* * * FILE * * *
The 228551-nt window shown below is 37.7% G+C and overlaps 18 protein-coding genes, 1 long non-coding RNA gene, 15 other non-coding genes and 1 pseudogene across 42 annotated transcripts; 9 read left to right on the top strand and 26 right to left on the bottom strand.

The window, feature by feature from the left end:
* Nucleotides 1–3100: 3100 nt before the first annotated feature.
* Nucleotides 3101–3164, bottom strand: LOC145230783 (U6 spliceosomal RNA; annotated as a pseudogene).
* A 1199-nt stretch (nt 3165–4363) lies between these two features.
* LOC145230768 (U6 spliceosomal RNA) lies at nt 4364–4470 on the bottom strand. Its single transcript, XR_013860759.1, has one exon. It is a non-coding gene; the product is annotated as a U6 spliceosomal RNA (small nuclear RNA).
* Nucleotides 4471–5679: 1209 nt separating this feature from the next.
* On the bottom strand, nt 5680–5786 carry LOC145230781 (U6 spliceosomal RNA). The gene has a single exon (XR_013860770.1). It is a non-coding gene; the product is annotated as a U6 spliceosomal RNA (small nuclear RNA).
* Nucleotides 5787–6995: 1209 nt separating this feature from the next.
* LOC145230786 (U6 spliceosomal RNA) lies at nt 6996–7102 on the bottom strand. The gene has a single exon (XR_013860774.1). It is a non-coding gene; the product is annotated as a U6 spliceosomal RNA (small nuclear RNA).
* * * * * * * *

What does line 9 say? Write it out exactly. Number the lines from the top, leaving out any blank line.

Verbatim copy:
* Nucleotides 5787–6995: 1209 nt separating this feature from the next.